When I opened my Blogging Tips book fresh from the printers and found misspelled words and missing words right in the first few pages, I hid in a corner and wanted to scream and cry at the same time. The last three days before the book went to the publisher at the end of three nightmare weeks to create the book from scratch and deal with constant changes in the page count and concept, of course there would be errors. How could there not be errors without a time-consuming and serious last edit and review, for which there was no time?
Now, I have to live with the consequences. Me, major spelling obsessed. The sole reason I got involved in the WordPress Codex, the online manual for WordPress Users, was because I was sick and tired of seeing “separate” misspelled as “seperate”. Look where that led.
Yes, look where that led? I only fixed a few annoying misspellings in the WordPress Codex, then soon I was editing and contributing articles to it. Then I had a whole blog dedicated to WordPress. See, you never know where a mistake along your path, be it a spelling mistake or otherwise, will lead.
There must be a compromise between perfectionism and efficiency, as well as peace of mind. Unlike a book, newspaper, or magazine, a blog is editable. It can be fixed. It can be repaired. It can be improved. So why stress out over things that are changeable, when there is so much more to stress over that can’t be changed?
When we obsess over minutia, it takes energy away – energy we need elsewhere in our lives. Energy we need in our blogs.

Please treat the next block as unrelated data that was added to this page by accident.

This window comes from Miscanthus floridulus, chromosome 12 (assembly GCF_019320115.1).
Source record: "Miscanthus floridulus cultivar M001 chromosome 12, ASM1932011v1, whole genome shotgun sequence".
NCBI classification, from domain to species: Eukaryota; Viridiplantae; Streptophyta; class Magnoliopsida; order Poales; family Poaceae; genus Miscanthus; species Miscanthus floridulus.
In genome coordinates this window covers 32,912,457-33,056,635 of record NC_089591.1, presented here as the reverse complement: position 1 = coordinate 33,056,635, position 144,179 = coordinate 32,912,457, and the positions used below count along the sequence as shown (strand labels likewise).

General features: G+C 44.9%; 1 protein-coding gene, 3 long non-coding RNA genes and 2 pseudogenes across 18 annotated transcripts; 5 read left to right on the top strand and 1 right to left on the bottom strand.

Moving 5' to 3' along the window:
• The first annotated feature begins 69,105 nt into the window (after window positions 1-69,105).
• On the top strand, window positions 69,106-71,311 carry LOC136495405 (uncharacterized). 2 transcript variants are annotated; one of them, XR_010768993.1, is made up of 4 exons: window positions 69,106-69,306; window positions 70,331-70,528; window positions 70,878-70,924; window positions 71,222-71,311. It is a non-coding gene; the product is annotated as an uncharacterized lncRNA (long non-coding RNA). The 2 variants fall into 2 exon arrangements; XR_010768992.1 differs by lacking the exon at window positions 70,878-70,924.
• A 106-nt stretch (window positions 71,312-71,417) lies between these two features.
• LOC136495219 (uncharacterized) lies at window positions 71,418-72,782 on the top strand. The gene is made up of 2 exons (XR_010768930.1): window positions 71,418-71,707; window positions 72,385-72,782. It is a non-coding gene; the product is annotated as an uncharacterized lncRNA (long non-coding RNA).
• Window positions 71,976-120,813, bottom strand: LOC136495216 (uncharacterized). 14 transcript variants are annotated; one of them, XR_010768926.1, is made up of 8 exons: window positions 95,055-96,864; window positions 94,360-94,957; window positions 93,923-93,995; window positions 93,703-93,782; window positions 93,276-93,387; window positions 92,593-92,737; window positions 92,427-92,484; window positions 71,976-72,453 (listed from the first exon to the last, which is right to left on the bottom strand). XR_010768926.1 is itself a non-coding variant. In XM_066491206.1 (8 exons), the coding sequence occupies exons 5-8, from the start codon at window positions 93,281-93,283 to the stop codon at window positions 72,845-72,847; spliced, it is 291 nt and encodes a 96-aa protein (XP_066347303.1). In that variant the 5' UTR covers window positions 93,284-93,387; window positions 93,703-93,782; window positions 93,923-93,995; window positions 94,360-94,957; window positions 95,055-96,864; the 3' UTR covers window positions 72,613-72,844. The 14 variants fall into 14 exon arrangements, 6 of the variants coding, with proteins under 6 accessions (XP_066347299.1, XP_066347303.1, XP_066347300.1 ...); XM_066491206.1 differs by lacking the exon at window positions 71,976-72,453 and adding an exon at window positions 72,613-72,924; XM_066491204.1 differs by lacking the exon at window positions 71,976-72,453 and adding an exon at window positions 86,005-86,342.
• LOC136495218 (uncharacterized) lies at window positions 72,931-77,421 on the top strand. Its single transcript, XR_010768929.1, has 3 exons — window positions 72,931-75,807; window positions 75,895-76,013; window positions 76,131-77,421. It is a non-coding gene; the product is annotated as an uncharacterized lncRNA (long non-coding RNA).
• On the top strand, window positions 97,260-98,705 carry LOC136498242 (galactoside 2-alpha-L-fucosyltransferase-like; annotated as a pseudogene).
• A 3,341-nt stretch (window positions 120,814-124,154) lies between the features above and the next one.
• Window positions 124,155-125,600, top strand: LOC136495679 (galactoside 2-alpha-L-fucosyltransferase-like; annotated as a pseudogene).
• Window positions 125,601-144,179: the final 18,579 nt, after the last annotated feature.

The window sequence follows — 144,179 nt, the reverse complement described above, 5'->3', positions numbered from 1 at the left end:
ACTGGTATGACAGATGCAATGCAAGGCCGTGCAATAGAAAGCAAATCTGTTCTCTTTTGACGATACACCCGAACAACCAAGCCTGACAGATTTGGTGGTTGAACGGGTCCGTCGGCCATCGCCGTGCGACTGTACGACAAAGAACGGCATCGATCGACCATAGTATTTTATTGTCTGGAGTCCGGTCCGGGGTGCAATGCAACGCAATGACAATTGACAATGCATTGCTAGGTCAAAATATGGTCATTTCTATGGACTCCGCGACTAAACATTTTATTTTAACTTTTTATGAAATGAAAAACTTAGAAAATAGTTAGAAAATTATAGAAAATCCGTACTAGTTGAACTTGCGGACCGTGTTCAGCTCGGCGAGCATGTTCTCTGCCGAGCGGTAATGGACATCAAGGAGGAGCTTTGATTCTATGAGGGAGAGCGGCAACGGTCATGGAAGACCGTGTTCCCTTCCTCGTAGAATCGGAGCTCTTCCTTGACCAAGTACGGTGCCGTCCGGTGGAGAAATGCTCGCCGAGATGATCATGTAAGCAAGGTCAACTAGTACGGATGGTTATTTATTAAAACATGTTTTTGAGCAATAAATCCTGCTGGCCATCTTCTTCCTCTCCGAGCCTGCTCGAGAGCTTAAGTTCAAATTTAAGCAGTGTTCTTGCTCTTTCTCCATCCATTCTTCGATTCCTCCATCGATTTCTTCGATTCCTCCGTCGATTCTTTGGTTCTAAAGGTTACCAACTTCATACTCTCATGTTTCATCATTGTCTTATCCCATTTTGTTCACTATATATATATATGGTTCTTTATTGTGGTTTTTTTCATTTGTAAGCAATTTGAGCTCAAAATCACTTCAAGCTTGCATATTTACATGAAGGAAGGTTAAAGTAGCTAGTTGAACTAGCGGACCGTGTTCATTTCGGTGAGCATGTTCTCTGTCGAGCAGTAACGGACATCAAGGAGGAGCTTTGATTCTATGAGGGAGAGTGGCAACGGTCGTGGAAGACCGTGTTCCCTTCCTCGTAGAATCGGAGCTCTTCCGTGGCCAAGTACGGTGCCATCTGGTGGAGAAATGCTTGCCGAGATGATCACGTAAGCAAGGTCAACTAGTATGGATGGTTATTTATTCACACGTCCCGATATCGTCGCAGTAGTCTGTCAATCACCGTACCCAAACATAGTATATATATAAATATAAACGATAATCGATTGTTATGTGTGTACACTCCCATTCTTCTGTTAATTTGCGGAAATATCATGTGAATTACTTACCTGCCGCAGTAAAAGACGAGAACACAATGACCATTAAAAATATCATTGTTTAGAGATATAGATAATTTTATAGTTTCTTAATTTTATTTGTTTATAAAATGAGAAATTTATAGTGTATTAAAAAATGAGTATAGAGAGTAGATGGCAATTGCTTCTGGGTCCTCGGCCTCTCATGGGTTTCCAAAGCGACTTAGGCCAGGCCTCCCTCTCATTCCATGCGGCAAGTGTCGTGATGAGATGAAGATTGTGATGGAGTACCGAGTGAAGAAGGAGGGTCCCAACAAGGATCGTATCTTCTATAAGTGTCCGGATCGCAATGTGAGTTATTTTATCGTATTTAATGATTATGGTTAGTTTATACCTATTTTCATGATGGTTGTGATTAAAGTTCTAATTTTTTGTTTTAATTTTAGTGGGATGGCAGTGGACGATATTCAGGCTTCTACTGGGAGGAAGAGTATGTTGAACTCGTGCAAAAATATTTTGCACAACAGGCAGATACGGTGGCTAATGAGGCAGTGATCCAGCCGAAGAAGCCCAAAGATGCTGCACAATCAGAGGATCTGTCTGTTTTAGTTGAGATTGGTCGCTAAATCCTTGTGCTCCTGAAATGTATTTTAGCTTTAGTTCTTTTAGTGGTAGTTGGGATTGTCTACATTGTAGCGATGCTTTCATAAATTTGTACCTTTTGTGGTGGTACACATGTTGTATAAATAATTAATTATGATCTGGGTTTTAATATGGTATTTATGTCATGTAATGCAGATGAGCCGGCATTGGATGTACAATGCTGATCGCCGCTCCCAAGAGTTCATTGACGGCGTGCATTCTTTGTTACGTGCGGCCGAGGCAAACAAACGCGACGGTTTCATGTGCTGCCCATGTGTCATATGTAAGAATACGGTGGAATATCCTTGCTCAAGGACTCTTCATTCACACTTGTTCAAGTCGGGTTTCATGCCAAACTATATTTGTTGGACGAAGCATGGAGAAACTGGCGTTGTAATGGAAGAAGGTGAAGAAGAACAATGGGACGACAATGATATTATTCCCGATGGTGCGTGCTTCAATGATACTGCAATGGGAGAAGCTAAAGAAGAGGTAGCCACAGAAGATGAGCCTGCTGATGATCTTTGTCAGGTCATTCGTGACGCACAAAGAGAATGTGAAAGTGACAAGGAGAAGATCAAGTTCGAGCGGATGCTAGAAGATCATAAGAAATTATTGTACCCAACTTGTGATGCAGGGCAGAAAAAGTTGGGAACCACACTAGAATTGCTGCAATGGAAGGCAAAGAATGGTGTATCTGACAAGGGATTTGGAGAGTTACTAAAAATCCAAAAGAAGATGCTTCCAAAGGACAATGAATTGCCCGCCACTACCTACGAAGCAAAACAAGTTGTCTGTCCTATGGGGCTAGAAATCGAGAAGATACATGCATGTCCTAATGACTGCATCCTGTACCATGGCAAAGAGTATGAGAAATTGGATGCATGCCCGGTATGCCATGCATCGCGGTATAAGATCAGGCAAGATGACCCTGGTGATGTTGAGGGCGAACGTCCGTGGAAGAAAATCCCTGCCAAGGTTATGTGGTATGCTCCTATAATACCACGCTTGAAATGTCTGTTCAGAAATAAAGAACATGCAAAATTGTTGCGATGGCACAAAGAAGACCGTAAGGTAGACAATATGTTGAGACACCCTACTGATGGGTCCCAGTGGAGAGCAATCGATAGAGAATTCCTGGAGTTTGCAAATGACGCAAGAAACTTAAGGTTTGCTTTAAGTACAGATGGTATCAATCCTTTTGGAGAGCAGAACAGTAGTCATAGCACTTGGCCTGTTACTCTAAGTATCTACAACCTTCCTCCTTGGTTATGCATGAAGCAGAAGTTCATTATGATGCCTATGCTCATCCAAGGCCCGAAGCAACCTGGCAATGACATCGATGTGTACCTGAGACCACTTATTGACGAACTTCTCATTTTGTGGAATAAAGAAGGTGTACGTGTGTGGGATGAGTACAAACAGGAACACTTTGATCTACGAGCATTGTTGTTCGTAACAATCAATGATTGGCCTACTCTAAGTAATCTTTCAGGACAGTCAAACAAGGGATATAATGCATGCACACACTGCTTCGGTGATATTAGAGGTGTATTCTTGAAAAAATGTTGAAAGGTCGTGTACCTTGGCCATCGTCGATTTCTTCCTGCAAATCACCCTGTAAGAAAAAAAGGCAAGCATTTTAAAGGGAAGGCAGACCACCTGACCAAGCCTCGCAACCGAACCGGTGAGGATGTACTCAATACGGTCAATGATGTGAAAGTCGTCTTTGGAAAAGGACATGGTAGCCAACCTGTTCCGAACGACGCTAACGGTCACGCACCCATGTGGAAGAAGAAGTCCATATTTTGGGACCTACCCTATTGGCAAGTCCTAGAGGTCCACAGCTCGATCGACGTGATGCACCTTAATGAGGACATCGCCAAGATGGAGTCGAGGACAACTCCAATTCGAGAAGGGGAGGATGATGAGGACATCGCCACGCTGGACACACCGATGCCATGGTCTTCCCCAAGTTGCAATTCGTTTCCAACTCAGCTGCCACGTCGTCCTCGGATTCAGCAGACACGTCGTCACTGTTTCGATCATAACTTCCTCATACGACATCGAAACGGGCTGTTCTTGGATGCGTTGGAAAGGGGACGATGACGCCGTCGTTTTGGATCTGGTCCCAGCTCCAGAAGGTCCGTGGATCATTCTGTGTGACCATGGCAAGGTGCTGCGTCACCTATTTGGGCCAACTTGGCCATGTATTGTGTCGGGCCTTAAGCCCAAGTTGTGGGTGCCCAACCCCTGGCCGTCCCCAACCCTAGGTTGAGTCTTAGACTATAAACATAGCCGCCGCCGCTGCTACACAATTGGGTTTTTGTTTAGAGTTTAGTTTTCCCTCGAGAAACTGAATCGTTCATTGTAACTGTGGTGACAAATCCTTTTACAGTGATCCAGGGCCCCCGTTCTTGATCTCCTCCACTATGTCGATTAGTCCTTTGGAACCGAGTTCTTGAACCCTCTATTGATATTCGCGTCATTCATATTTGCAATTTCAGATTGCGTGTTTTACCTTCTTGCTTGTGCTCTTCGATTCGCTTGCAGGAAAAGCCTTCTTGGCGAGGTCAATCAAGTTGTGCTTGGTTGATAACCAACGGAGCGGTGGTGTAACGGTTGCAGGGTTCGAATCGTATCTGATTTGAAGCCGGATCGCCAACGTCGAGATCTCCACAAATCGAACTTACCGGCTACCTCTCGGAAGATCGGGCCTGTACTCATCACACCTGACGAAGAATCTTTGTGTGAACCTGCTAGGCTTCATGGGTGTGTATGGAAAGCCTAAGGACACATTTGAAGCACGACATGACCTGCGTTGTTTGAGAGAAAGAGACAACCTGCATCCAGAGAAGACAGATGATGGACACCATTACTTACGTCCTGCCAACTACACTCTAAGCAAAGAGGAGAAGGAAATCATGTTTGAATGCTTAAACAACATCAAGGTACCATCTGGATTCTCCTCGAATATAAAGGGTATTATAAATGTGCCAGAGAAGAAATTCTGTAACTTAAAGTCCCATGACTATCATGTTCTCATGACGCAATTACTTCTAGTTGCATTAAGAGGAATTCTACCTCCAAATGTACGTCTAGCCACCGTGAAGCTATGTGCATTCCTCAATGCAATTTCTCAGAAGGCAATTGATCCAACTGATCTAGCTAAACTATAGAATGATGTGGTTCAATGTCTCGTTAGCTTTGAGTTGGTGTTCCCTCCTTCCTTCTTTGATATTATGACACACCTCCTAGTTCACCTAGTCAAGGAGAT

For the most part, readers are fairly forgiving. I’m sure that I’ve messed up plenty with my “grammer” that my readers let slip by. But when I make a big mistake, my readers correct me.
At WordCamp 2007, John Dvorak and Om Malik both agreed that they have long passed the point where they worry about making mistakes on their blogs. Dvorak admitted that this was a great way to start a conversation. Someone corrects you, having the courage to comment, and then you respond back. Anything to start the conversation ball rolling.
Constantly work at improving your blog writing skills, but lighten up on the panic attacks over every word you write. Put that energy into your blog content as a whole.
It’s amazing how much we will forgive when the point is powerful.
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- Writing With Culture – The Insidious Pull of Pop Language
- How Easy is Your Writing to Understand?
- How to Write Good – Tips For Bloggers on Blogging
- How is Blogging Like Stand-up Comedy
- Blog Writing: I lk yr blg
- Fortune Cookie Blogging
- Writing on the Web is Like Writing on Paper But The Rules Change
- Blog Challenge: Who is Writing Your Blog?
- Cultural Colloquiums and Blog Writing
- How Not to Blog in a Blogathon Blog
- The Best Bloggers Edit
- How Not to Tick People Off and Keep Them Coming Back For More
- One Year Anniversary Review: Blog Writing
- Getting Past the Writing Starting Gate
- Copy Copy Copy: You Can’t Write My Post. I Can’t Write Yours.
- Your Blog is Your Unedited Version of Yourself
- Learning Lessons from The Planet Blog
- A Blog Anniversary: Learning From Your Past Mistakes
- Do You Get to The Point or Ramble to the Point In Your Blog?
- Lessons from a Bookstore on Blog Writing
- Judging Blogs by their Post Content Styles
- Nine Years Writing: How I Generate Writing Concepts, Tools, and Strategies I Use
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Copyright Lorelle VanFossen, member of the 9Rules Network, and author of Blogging Tips, What Bloggers Won't Tell You About Blogging.